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Haak, S; Gyülvészi, G; Becher, B (2009). Th17 cells in autoimmune disease: changing the verdict. Immunotherapy, 1(2):199-203.

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Th17 cells and their proinflammatory signature cytokine, IL-17, have recently replaced Th1 cells to be the essential Th effector population in autoimmune disease. This was based on a similar line of evidence that previously destined Th1 cells to be the sole encephalitogenic Th-cell effector type. However, as for the Th1-effector type before, an increasing amount of evidence is accumulating that questions the pivotal role of Th17 cells in autoimmunity. Recently, four high-impact articles were published that clearly show that Th1 and Th17 cells carry encephalitogenic properties, and dominance of either in an autoimmune setting can confer disease. In two mouse models for autoimmune neuroinflammation, it was suggested that Th1 and Th17 cells act in parallel, both exhibiting a different set of effector mechanisms.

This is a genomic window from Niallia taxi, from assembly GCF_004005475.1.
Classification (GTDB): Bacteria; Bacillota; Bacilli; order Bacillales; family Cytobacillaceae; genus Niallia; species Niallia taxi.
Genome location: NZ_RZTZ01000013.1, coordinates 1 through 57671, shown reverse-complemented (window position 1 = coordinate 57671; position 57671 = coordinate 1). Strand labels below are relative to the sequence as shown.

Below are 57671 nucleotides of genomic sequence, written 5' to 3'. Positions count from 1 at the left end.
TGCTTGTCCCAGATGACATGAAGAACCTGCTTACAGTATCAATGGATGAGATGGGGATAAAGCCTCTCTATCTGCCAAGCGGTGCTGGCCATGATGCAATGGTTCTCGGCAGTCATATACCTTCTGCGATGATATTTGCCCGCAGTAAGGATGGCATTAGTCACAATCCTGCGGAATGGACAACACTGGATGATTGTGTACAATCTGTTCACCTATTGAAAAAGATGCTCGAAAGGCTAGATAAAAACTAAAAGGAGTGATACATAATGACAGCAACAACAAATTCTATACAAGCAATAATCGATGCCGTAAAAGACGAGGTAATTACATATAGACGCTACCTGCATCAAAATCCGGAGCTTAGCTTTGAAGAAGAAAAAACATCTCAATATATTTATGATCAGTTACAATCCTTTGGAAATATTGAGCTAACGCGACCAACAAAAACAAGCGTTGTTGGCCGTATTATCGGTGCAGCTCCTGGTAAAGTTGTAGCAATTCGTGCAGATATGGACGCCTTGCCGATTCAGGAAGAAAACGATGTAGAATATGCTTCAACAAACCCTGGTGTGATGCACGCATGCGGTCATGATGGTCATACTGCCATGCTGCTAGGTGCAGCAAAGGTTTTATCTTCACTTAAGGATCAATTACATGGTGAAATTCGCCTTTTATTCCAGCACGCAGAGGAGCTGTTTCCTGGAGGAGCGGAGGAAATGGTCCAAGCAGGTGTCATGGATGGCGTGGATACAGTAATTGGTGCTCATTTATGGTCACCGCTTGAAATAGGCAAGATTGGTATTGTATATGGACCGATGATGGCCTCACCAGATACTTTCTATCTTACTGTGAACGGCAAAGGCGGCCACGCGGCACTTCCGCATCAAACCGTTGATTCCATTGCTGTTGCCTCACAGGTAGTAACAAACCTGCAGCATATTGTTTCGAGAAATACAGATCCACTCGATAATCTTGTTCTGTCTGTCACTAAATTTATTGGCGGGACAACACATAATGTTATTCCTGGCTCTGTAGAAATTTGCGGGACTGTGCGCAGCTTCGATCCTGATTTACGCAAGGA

10 citations in Web of Science®
10 citations in Scopus®
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Additional indexing

Item Type:Journal Article, refereed, further contribution
Communities & Collections:04 Faculty of Medicine > Institute of Experimental Immunology
Dewey Decimal Classification:570 Life sciences; biology
610 Medicine & health
Deposited On:09 Feb 2011 15:13
Last Modified:05 Apr 2016 14:45
Publisher:Future Medicine
Publisher DOI:10.2217/1750743X.1.2.199
PubMed ID:20635941

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